DataSeer

Photo via dataseer.digital

Houston-based DataSeer is a cloud-based software application uses artificial intelligence to automatically detect, label and extract information from engineering data. The technology improves its customer's quality control and quality assurance of data extraction at scale.

"DataSeer was built in close collaboration with users at some of the largest engineering firms in the world, who we are proud to call our customers," the website reads.

OTC has been delayed again due to the pandemic. OTC/Facebook

Major Houston energy conference once again postponed due to COVID-19

OTC MOVES AGAIN

This year, thousands of visitors from some 100 countries around the world were expected to descend on NRG Center for the annual Offshore Technology Conference. But like so many major in-person happenings, the event has been again postponed due to the pandemic, organizers announced.

Often dubbed the "South by Southwest for offshore" by insiders, the massive expo had initially been postponed to May 3-6, 2021, as CultureMap previously reported. But on November 16, the OTC's board of directors announced a new schedule: August 16-19, 2021. The move is "due to the ongoing challenges presented by COVID-19 and out of the greatest care for the health and safety of our partners, attendees, exhibitors, staff, and community," per a press release.

The OTC board added, in a statement:

In the coming weeks, OTC will be communicating with authors, speakers, exhibitors, and partners to develop new in-person and virtual plans and ensure the conference continues to provide a platform for energy professionals to meet and exchange ideas.

By postponing OTC to the second half of 2021, we aim to preserve the significant work of the program committee and authors, as well as minimize the economic impact this decision has on businesses in Houston and throughout the industry.

A mainstay since 1969, the conference is a significant boon to the local economy, as industry regulars, investors, and entrepreneurs pack our hotels, restaurants, and entertainment venues. The OTC has spawned OTC Brazil, OTC Asia, and even the Arctic Technology Conference.

Two years ago, more than 60,000 attendees and 2,300 exhibitors packed the event.

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This article originally ran on CultureMap.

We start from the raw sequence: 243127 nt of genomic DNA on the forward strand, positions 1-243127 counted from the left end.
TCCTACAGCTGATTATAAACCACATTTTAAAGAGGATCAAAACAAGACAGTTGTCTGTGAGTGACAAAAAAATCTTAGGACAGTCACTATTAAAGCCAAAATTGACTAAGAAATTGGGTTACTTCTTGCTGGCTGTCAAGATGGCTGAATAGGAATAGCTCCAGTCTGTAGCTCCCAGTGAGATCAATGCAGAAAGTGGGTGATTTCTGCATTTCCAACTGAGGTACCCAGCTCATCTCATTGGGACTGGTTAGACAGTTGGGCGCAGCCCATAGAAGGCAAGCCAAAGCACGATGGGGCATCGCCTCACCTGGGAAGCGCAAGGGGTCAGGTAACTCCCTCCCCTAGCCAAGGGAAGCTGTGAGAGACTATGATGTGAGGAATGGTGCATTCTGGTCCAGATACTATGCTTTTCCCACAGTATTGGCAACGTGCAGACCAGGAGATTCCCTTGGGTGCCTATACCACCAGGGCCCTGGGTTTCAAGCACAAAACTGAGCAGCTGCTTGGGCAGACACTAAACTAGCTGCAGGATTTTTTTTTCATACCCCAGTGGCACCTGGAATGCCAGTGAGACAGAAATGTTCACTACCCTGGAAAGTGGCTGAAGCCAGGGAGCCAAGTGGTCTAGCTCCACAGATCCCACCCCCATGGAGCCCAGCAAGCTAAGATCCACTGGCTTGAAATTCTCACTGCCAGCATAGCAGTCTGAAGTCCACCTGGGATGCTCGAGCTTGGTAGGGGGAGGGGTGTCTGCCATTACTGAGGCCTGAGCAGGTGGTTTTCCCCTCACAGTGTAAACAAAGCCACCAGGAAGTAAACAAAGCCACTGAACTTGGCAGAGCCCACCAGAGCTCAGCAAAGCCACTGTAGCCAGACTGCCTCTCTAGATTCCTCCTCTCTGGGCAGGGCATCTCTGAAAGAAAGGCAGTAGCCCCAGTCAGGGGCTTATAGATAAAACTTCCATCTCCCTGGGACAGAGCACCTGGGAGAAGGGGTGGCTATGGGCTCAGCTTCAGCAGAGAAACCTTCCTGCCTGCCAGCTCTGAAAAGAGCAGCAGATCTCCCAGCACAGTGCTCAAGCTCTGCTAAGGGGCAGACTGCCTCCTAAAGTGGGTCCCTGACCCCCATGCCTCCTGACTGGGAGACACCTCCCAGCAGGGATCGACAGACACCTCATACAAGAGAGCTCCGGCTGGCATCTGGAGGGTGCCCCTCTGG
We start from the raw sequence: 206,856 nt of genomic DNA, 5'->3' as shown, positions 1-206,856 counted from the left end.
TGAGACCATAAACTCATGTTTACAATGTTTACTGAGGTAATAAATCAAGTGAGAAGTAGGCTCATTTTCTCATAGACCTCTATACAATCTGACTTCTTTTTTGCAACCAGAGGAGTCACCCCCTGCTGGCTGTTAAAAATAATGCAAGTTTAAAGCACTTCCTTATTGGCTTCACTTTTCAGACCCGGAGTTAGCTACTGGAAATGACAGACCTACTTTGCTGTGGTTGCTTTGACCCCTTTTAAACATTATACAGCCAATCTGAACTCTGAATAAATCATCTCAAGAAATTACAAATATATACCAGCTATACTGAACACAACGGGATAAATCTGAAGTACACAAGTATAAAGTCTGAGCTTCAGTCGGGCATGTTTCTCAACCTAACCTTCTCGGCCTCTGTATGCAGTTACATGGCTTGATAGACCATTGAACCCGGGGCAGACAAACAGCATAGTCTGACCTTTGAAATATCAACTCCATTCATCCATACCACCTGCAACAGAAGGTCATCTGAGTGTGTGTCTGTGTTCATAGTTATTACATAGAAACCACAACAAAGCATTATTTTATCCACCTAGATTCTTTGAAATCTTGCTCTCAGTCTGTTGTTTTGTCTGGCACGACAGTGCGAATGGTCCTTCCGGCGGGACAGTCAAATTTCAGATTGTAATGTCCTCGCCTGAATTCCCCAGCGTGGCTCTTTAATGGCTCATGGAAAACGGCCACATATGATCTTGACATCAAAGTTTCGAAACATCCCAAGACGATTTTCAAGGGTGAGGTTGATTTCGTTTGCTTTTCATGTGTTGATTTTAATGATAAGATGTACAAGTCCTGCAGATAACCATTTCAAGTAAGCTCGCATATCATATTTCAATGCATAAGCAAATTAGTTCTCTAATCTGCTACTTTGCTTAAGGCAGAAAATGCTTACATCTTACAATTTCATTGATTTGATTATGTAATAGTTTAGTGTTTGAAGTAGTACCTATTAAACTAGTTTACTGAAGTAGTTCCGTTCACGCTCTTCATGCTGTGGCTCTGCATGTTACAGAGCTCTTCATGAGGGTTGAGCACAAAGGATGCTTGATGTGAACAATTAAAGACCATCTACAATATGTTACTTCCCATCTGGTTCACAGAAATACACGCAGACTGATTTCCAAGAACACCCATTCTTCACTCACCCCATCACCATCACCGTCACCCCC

OTC Houston 2020 has been canceled. OTC/Facebook

Another major Houston conference cancels due to COVID-19

OTC offline

First, CERAWeek announced it would not take place in early March — and SWSW followed suit, as did Rodeo Houston. The spiral of canceled events and conferences continues as the annual Offshore Technology Conference has been canceled.

Every year in Houston, thousands of visitors from some 100 countries around the world descend on NRG Park for the massive expo, which has been a mainstay since 1969, attracted more than 60,000 attendees two years ago, along with more than 2,300 exhibitors — all who come to celebrate the oil and gas industry and its impact on the local economy.

The annual oil and gas event is a significant boon to the local economy, as industry regulars, investors, and entrepreneurs pack our hotels, restaurants, and entertainment venues. The OTC has spawned OTC Brazil, OTC Asia, and even the Arctic Technology Conference. The event has been dubbed the "South by Southwest for offshore" by local insiders.

But amid the COVID-19 pandemic, officials at OTC announced that the 2020 conference — initially postponed until August or September — is canceled. Organizers, already looking ahead, have announced that plans will commence for OTC 2021 in Houston from May 3-6, 2021.

"Amid continued health and travel concerns during this uncertain time, the OTC Board of Directors felt this decision was the most feasible and responsible for staff, exhibitors, partners, attendees, and the Houston community," organizers said, in a release.

"As we navigate these difficult and uncertain times, it is with a heavy heart that the OTC Board of Directors has determined that it is in our best interest to cancel OTC 2020. Our priority is the health and safety of our attendees and exhibitors, and we have taken federal, state, and local guidelines into account in making our decision," said Cindy Yeilding, OTC chairperson, in a statement.

For those involved in the conference, a call for papers will be open on May 28. Event updates will be posted on the official website.

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This article originally ran on CultureMap.

A Houston real estate expert suggests that the icon that is the Astrodome should be restored to be used for energy conferences and other business needs. Photo courtesy of the city of Houston